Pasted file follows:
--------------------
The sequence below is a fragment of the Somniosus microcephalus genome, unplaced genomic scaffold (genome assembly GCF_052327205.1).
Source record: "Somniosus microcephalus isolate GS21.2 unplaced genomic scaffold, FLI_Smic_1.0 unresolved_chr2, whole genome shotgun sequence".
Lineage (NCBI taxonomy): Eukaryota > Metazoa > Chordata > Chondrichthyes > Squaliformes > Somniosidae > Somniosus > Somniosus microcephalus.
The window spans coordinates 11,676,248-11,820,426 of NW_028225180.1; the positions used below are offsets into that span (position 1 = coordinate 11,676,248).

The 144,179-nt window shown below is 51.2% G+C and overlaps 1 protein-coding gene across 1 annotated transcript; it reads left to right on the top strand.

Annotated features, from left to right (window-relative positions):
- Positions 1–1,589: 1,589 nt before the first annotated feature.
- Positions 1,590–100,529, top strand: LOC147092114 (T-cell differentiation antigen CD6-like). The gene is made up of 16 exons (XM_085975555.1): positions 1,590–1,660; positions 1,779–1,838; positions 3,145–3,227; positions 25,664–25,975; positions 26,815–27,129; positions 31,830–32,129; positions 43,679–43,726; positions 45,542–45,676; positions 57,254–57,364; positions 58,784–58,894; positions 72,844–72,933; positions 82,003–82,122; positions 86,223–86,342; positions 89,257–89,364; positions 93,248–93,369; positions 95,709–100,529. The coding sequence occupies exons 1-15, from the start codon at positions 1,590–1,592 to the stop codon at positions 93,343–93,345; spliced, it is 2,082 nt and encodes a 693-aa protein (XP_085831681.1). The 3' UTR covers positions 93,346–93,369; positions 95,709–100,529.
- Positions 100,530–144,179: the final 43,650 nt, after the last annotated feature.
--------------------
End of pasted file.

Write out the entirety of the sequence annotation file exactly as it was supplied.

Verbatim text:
The sequence below is a fragment of the Somniosus microcephalus genome, unplaced genomic scaffold (genome assembly GCF_052327205.1).
Source record: "Somniosus microcephalus isolate GS21.2 unplaced genomic scaffold, FLI_Smic_1.0 unresolved_chr2, whole genome shotgun sequence".
Lineage (NCBI taxonomy): Eukaryota > Metazoa > Chordata > Chondrichthyes > Squaliformes > Somniosidae > Somniosus > Somniosus microcephalus.
The window spans coordinates 11,676,248-11,820,426 of NW_028225180.1; the positions used below are offsets into that span (position 1 = coordinate 11,676,248).

The 144,179-nt window shown below is 51.2% G+C and overlaps 1 protein-coding gene across 1 annotated transcript; it reads left to right on the top strand.

Annotated features, from left to right (window-relative positions):
- Positions 1–1,589: 1,589 nt before the first annotated feature.
- Positions 1,590–100,529, top strand: LOC147092114 (T-cell differentiation antigen CD6-like). The gene is made up of 16 exons (XM_085975555.1): positions 1,590–1,660; positions 1,779–1,838; positions 3,145–3,227; positions 25,664–25,975; positions 26,815–27,129; positions 31,830–32,129; positions 43,679–43,726; positions 45,542–45,676; positions 57,254–57,364; positions 58,784–58,894; positions 72,844–72,933; positions 82,003–82,122; positions 86,223–86,342; positions 89,257–89,364; positions 93,248–93,369; positions 95,709–100,529. The coding sequence occupies exons 1-15, from the start codon at positions 1,590–1,592 to the stop codon at positions 93,343–93,345; spliced, it is 2,082 nt and encodes a 693-aa protein (XP_085831681.1). The 3' UTR covers positions 93,346–93,369; positions 95,709–100,529.
- Positions 100,530–144,179: the final 43,650 nt, after the last annotated feature.